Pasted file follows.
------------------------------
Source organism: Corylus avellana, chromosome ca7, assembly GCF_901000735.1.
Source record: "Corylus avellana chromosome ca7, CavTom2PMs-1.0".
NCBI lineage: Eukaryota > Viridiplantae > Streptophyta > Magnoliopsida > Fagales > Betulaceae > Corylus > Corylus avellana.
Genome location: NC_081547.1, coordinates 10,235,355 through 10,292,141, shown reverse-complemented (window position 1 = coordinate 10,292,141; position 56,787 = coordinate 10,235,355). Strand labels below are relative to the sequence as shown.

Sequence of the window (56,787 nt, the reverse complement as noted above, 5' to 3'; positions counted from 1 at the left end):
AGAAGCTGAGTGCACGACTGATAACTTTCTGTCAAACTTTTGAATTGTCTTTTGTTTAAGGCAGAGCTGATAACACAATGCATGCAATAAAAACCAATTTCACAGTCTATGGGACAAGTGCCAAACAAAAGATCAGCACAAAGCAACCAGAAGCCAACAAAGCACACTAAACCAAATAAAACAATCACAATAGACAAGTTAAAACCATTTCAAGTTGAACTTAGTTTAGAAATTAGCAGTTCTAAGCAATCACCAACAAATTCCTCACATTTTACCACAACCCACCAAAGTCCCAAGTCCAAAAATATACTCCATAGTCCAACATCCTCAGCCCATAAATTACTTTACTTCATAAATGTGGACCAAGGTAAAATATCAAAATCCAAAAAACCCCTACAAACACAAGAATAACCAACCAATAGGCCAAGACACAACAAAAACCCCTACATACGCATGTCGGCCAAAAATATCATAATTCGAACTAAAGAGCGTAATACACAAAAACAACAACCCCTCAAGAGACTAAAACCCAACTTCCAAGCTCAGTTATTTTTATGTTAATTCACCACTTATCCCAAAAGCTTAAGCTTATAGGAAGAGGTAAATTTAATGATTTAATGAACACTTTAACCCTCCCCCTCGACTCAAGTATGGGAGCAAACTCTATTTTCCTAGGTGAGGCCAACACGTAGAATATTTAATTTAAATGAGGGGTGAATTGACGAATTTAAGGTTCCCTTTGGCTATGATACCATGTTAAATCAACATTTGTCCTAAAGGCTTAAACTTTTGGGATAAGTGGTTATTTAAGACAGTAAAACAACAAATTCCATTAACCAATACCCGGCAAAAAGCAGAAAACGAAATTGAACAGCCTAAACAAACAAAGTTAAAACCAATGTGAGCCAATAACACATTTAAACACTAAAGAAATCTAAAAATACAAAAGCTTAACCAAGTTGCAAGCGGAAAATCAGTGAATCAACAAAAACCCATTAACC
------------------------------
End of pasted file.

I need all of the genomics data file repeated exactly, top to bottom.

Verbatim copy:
Source organism: Corylus avellana, chromosome ca7, assembly GCF_901000735.1.
Source record: "Corylus avellana chromosome ca7, CavTom2PMs-1.0".
NCBI lineage: Eukaryota > Viridiplantae > Streptophyta > Magnoliopsida > Fagales > Betulaceae > Corylus > Corylus avellana.
Genome location: NC_081547.1, coordinates 10,235,355 through 10,292,141, shown reverse-complemented (window position 1 = coordinate 10,292,141; position 56,787 = coordinate 10,235,355). Strand labels below are relative to the sequence as shown.

Sequence of the window (56,787 nt, the reverse complement as noted above, 5' to 3'; positions counted from 1 at the left end):
AGAAGCTGAGTGCACGACTGATAACTTTCTGTCAAACTTTTGAATTGTCTTTTGTTTAAGGCAGAGCTGATAACACAATGCATGCAATAAAAACCAATTTCACAGTCTATGGGACAAGTGCCAAACAAAAGATCAGCACAAAGCAACCAGAAGCCAACAAAGCACACTAAACCAAATAAAACAATCACAATAGACAAGTTAAAACCATTTCAAGTTGAACTTAGTTTAGAAATTAGCAGTTCTAAGCAATCACCAACAAATTCCTCACATTTTACCACAACCCACCAAAGTCCCAAGTCCAAAAATATACTCCATAGTCCAACATCCTCAGCCCATAAATTACTTTACTTCATAAATGTGGACCAAGGTAAAATATCAAAATCCAAAAAACCCCTACAAACACAAGAATAACCAACCAATAGGCCAAGACACAACAAAAACCCCTACATACGCATGTCGGCCAAAAATATCATAATTCGAACTAAAGAGCGTAATACACAAAAACAACAACCCCTCAAGAGACTAAAACCCAACTTCCAAGCTCAGTTATTTTTATGTTAATTCACCACTTATCCCAAAAGCTTAAGCTTATAGGAAGAGGTAAATTTAATGATTTAATGAACACTTTAACCCTCCCCCTCGACTCAAGTATGGGAGCAAACTCTATTTTCCTAGGTGAGGCCAACACGTAGAATATTTAATTTAAATGAGGGGTGAATTGACGAATTTAAGGTTCCCTTTGGCTATGATACCATGTTAAATCAACATTTGTCCTAAAGGCTTAAACTTTTGGGATAAGTGGTTATTTAAGACAGTAAAACAACAAATTCCATTAACCAATACCCGGCAAAAAGCAGAAAACGAAATTGAACAGCCTAAACAAACAAAGTTAAAACCAATGTGAGCCAATAACACATTTAAACACTAAAGAAATCTAAAAATACAAAAGCTTAACCAAGTTGCAAGCGGAAAATCAGTGAATCAACAAAAACCCATTAACC